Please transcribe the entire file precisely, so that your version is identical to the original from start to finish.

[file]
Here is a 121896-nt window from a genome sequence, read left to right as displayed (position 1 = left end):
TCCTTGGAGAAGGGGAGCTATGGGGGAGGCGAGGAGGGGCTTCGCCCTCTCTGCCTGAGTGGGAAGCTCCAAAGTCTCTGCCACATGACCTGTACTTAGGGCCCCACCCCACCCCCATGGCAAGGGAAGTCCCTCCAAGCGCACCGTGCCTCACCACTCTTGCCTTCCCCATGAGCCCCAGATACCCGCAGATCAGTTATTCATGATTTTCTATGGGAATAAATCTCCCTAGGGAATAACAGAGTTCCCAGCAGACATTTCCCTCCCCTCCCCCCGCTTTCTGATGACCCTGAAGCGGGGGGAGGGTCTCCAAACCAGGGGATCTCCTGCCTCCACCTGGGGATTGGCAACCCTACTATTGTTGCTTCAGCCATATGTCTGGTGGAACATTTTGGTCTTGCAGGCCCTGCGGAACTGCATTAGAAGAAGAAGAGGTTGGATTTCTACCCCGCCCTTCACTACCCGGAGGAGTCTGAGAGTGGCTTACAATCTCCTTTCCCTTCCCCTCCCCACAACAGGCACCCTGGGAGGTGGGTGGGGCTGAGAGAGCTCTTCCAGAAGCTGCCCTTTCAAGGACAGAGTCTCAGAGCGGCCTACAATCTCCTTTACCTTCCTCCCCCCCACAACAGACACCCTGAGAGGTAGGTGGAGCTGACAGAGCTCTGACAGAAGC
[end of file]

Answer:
Here is a 121896-nt window from a genome sequence, read left to right as displayed (position 1 = left end):
TCCTTGGAGAAGGGGAGCTATGGGGGAGGCGAGGAGGGGCTTCGCCCTCTCTGCCTGAGTGGGAAGCTCCAAAGTCTCTGCCACATGACCTGTACTTAGGGCCCCACCCCACCCCCATGGCAAGGGAAGTCCCTCCAAGCGCACCGTGCCTCACCACTCTTGCCTTCCCCATGAGCCCCAGATACCCGCAGATCAGTTATTCATGATTTTCTATGGGAATAAATCTCCCTAGGGAATAACAGAGTTCCCAGCAGACATTTCCCTCCCCTCCCCCCGCTTTCTGATGACCCTGAAGCGGGGGGAGGGTCTCCAAACCAGGGGATCTCCTGCCTCCACCTGGGGATTGGCAACCCTACTATTGTTGCTTCAGCCATATGTCTGGTGGAACATTTTGGTCTTGCAGGCCCTGCGGAACTGCATTAGAAGAAGAAGAGGTTGGATTTCTACCCCGCCCTTCACTACCCGGAGGAGTCTGAGAGTGGCTTACAATCTCCTTTCCCTTCCCCTCCCCACAACAGGCACCCTGGGAGGTGGGTGGGGCTGAGAGAGCTCTTCCAGAAGCTGCCCTTTCAAGGACAGAGTCTCAGAGCGGCCTACAATCTCCTTTACCTTCCTCCCCCCCACAACAGACACCCTGAGAGGTAGGTGGAGCTGACAGAGCTCTGACAGAAGC